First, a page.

New App Explores the Secret Development Location of the First Atomic Bombs – Atlas Obscura

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Editor’s note: The app is available for Android people at the Play Store – it’s called, Secret City.

Take a virtual tour of Los Alamos Laboratory, home of the Manhattan Project.

During the early part of WWII, the U.S. military brought some of the brightest scientific minds in the U.S. together in an isolated pocket of New Mexico. The top-secret location became known as the Los Alamos Laboratory. There, scientists worked on the Manhattan Project, designing and building the atomic bombs that were dropped on Hiroshima and Nagasaki in August, 1945.

The Manhattan Project no longer exists, but as this video shows, the secret location has been rebuilt, virtually. Using a new, free iPhone app called Los Alamos: The Secret City of the Manhattan Project, you can tour the secret atomic city as it existed in 1945.

By exploring buildings, reading documents, and playing games, you can become part of the top-secret Manhattan Project—though the app stops short of showing users how to actually make a bomb. The experience finishes at the Trinity atomic test site, where scientists detonated the first test bomb. It’s a virtual, time-traveling counterpart to the real-world site, which still opens to visitors twice per year.

via Atlas Obscura

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Seven Minutes Of Terror, or How Ed Sullivan Sent A Shock Wave Across America

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From 1948 until 1971, Sunday nights were vaudeville nights on televisions across the U.S.. For twenty-three years Americans tuned in to CBS for Ed Sullivan’s ‘really big shooo…‘ From circus acts to ballet dancers, from ventriloquists to opera singers, from Elvis Presley and the Supremes, to the Beatles and The Doors, from classic vaudevillians to Broadway musicals, The Ed Sullivan Show meant variety.

Still, no one was prepared for the night of May 27, 1956. Scheduled to appear on the show were entertainment favorites like singer Kate Smith, and ventriloquist Senor Wences, as well as The Haslevs (tumblers & trampoline artists). Pretty normal fair for Sunday night – it would turn out to be anything but.

A Short Vision human meltdown.

… I’m gonna tell you if you have youngsters in the living room tell them not to be alarmed at this ‘cause it’s a fantasy, the whole thing is animated…It is grim, but I think we can all stand it to realize that in war there is no winner. – Ed Sullivan, 27 May 1956

After referencing the first test drop of an H-bomb the week previous, and giving a subtle hint of what was to come to the parents who might have been viewing the show with their children, Sullivan introduced the animated short film, A Short Vision. The live television audience were then shown the horrific vision of a nuclear apocalypse created by husband and wife team, Peter and Joan Folde:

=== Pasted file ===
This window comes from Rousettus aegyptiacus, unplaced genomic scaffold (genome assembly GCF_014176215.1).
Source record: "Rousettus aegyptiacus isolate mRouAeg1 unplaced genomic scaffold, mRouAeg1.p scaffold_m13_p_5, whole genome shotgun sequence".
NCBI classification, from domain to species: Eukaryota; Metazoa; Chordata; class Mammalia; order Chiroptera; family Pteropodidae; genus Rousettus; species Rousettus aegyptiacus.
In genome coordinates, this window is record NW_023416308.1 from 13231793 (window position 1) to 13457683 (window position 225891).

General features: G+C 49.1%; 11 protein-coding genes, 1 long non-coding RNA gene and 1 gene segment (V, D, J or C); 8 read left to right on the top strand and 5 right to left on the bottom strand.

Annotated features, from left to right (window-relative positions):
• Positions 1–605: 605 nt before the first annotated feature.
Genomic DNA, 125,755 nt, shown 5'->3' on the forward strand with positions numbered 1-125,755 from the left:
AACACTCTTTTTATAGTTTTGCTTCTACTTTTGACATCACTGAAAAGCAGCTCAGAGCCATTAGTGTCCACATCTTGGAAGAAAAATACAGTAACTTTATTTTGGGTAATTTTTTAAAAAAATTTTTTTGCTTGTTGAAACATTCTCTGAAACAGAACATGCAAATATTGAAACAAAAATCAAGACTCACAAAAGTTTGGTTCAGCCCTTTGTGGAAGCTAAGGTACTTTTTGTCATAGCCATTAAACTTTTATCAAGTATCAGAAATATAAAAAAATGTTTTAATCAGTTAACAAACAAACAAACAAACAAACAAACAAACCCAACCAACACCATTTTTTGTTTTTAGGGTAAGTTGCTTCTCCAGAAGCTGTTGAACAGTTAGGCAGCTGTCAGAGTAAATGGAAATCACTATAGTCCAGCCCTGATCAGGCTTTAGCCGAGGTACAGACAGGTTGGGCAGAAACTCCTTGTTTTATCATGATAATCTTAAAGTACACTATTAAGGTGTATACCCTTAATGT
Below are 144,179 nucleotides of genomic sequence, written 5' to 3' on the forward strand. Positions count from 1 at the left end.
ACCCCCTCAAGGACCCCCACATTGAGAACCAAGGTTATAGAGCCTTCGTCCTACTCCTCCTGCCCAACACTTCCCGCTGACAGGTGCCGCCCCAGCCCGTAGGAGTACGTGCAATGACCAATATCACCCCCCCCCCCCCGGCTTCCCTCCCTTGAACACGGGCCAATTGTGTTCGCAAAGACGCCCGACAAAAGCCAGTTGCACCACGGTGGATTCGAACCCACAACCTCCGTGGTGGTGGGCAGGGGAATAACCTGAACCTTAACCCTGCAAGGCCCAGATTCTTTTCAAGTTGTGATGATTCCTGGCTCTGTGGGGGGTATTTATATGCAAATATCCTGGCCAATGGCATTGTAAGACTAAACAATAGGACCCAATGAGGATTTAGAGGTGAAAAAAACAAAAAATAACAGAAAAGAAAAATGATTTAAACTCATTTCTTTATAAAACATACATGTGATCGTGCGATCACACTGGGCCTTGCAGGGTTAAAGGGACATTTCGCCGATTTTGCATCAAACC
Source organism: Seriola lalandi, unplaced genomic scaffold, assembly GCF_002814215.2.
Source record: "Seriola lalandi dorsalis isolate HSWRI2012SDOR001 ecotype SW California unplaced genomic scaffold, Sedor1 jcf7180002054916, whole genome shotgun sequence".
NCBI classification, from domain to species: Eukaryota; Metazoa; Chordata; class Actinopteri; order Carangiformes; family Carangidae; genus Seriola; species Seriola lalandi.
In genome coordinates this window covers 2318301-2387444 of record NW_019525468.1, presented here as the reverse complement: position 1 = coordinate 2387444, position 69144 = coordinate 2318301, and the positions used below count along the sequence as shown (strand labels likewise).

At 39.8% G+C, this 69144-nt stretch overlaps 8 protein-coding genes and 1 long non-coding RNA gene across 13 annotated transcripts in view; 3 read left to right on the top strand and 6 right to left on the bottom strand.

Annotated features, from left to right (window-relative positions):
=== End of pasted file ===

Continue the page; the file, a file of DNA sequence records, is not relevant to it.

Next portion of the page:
A Short Vision (1956) | BFI National Archives

Needless to say, the airing of the film sent a shock wave across the country. The next morning the news and entertainment media enthusiastically covered the event and the reactions from the public. The New York World-Telegram and Sun reported that, (f)or some it was ‘seven minutes of terror.’ For others it was ‘the best piece of anti-war propaganda ever shown.’

With how tightly television is controlled these days, it’s highly unlikely that such a stunning surprise would ever be allowed to jump out at viewers today. The images played over and over again on September 11, 2001 were/are indeed ghastly, but that event was an unpredicted disaster. What occurred during The Ed Sullivan Show in May of 1956 was a grim warning about the all too predictable horror and destruction that awaits the world with the release of that Thing.

Surviving An A-Bomb Or An H-Bomb Blast – These Comics Show You How

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On August 29, 1949, the Soviet Union exploded its first atomic bomb. After the initial shock, President Truman and the United States government put the entire nation on high alert – the Cold War had begun. Americans began to question their own safety. During the 1950s the federal and state governments put a lot of effort into producing information that was intended not only to teach the public about emergency preparedness and survival, but also to assuage the fears and hopelessness associated with the thought of total annihilation.